A new way for families to stay close to independent elders that blends modern technology with old fashioned parcel post debuted on crowd-funding website Kickstarter Tuesday.
A woman walks in her room on March 18, 2011 in Angervilliers, eastern France. A new way for families to stay close to independent elders that blends modern technology with old fashioned parcel post debuted on crowd-funding website Kickstarter Tuesday.
The system -- the brainchild of a startup called Lively -- uses sensors and an online service to keep tabs on seniors without intruding on their lives. "There is some technology here, but the root of what we are doing is building stronger connections between elders living independently and their family members," said Lively's chief operating officer, David Glickman.
Unlike Kickstarter pitches for financial backers, Lively is raising money with "pre-order pledges" of $99 each.
Lively provides a set of sensors to be affixed to things such as pill boxes, refrigerators, microwave oven doors, or kitchen cabinets routinely used by seniors at home when they are eating, drinking or taking their medicine.
A "Lively Hub" that plugs into an outlet picks up signals from sensors and uses a wireless signal to relay information through cell phone towers to the San Francisco startup's servers.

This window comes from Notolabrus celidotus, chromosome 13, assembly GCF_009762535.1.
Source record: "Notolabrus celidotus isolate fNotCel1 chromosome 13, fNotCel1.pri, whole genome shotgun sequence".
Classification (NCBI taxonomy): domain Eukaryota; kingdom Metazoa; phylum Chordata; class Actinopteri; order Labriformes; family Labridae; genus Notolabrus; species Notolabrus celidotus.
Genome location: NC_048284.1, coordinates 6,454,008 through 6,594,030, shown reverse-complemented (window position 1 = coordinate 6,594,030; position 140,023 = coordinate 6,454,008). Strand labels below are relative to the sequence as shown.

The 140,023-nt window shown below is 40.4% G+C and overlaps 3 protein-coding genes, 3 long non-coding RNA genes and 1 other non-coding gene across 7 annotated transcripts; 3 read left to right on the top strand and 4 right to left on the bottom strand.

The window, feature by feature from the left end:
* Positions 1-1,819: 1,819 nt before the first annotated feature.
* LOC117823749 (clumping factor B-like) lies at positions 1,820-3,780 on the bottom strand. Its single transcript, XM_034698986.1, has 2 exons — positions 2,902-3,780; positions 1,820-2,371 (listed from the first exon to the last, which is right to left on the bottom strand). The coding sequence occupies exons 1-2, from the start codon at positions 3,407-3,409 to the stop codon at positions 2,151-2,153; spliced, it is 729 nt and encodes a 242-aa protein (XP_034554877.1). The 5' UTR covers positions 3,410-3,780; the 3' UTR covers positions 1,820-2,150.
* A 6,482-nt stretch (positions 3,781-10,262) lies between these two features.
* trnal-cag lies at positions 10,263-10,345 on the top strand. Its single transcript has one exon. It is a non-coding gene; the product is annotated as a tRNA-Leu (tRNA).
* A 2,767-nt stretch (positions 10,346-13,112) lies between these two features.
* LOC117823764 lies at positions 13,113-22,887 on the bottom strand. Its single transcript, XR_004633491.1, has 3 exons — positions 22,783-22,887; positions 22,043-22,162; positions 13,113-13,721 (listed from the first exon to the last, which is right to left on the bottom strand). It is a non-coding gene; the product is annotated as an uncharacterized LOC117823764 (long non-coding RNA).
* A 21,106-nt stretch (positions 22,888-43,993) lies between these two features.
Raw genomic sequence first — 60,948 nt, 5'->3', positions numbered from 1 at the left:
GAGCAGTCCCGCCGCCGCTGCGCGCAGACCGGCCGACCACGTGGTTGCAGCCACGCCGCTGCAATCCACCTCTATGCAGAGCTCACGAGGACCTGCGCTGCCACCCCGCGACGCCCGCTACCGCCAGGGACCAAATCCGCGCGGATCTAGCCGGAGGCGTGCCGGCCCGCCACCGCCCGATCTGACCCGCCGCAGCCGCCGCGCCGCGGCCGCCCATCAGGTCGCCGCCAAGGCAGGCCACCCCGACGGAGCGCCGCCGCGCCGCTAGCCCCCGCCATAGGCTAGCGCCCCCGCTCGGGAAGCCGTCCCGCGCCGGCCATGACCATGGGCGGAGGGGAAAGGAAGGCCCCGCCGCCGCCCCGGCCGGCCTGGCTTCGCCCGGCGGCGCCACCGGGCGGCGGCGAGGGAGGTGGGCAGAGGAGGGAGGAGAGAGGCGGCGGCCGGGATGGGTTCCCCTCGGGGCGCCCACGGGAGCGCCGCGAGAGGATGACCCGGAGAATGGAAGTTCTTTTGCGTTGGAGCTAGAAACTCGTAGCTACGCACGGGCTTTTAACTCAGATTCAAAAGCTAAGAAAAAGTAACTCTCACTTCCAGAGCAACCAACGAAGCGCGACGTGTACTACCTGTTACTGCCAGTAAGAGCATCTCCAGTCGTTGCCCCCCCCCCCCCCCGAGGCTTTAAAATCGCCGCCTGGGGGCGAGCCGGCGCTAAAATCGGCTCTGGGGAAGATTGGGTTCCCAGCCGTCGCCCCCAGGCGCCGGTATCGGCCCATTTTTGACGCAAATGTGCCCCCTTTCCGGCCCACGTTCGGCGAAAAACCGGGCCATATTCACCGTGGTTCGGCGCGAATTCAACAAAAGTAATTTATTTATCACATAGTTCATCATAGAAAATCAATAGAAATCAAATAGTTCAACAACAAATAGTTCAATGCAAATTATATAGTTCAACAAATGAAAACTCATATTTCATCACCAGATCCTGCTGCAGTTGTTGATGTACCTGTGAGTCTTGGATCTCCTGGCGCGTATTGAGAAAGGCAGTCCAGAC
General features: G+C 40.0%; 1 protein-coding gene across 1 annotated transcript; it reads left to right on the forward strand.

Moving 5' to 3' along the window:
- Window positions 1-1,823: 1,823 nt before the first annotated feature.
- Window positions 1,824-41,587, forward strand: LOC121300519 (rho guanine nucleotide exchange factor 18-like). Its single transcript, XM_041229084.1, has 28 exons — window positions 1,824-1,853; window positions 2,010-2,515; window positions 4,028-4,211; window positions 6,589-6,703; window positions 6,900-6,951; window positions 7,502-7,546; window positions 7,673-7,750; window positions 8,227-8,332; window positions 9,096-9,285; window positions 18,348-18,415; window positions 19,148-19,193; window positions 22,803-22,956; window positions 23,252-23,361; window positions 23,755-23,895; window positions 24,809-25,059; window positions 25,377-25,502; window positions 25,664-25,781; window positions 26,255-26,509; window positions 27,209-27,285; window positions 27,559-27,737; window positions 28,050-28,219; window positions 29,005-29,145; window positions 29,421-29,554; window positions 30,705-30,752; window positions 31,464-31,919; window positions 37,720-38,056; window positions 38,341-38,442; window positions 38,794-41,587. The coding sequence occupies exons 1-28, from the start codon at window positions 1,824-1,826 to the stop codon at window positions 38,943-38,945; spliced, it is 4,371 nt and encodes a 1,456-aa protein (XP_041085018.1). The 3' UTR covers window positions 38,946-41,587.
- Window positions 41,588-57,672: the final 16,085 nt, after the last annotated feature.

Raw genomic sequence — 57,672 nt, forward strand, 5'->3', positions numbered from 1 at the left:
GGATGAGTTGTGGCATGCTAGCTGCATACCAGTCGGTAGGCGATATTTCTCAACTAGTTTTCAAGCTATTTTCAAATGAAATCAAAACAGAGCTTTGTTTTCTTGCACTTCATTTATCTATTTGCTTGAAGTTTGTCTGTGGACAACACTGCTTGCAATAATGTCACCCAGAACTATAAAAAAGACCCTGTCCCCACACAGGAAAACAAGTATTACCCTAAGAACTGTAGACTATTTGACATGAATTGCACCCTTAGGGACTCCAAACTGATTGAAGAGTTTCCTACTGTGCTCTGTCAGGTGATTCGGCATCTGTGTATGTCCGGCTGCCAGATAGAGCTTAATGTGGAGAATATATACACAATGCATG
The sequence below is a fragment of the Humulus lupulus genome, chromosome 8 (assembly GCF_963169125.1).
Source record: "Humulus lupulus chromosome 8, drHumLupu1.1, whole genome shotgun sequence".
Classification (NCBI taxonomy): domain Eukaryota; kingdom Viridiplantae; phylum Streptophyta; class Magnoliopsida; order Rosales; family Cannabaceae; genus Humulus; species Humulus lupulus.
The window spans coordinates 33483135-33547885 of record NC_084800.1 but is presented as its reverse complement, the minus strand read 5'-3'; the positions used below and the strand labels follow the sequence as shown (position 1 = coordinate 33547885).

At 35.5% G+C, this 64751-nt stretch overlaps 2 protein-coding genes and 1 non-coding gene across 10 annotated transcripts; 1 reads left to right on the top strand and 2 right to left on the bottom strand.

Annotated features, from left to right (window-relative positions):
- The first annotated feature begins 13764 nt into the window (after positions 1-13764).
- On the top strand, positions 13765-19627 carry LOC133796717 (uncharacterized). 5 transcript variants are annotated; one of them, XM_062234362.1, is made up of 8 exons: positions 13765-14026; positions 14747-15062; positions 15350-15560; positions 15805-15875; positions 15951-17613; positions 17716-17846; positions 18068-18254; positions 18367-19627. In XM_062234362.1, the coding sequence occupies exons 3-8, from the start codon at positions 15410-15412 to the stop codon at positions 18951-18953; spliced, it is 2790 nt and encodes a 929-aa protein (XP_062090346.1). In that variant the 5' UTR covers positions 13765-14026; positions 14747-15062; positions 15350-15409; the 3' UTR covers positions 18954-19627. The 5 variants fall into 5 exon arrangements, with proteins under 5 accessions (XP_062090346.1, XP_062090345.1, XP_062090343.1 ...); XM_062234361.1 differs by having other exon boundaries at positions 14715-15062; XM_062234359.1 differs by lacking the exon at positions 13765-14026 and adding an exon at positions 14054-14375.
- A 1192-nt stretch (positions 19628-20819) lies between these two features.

Another sensor attaches to a senior's key chain and detects when they come or go from home.
"The general idea is activity sharing," Glickman said. "We created an experience that shares daily patterns in a way that is not too intrusive or over sharing."
Seniors can decide who has access to "dashboards" online indicating how conscientious they are being about eating and getting out of the house.
Arrays of family members or friends can use Lively smartphone applications to upload pictures or musings during daily activities.
Photos and messages shared by people are then printed and sent to seniors by mail in booklets called "LivelyGrams."
"Studies have shown that living independently encourages successful aging for older adults through improved self-esteem, health and life satisfaction," said Laura Carstensen, a Lively board member and director of the Stanford Center on Longevity.
"Yet this can be a challenge for extended family who feel responsible for the care of their elders as they're often 'sandwiched' between their aging parents and own children, while balancing jobs and parenting."
The Lively system will be priced at $149 when it becomes regularly available, and subscriptions to the service will cost $19.95 a month.
The startup sees itself as a low-cost entry in a market known for costly and invasive elder monitoring systems.
"This category has always been described as Big Brother; fear and monitoring," said Lively co-founder Iggy Fanlo. "We want people to be thinking about loving and caring."
US orders placed at Kickstarter will be shipped by July, while those in Europe, Canada or Australia will be sent by December, according to Lively. Versions for other markets will be announced late this year.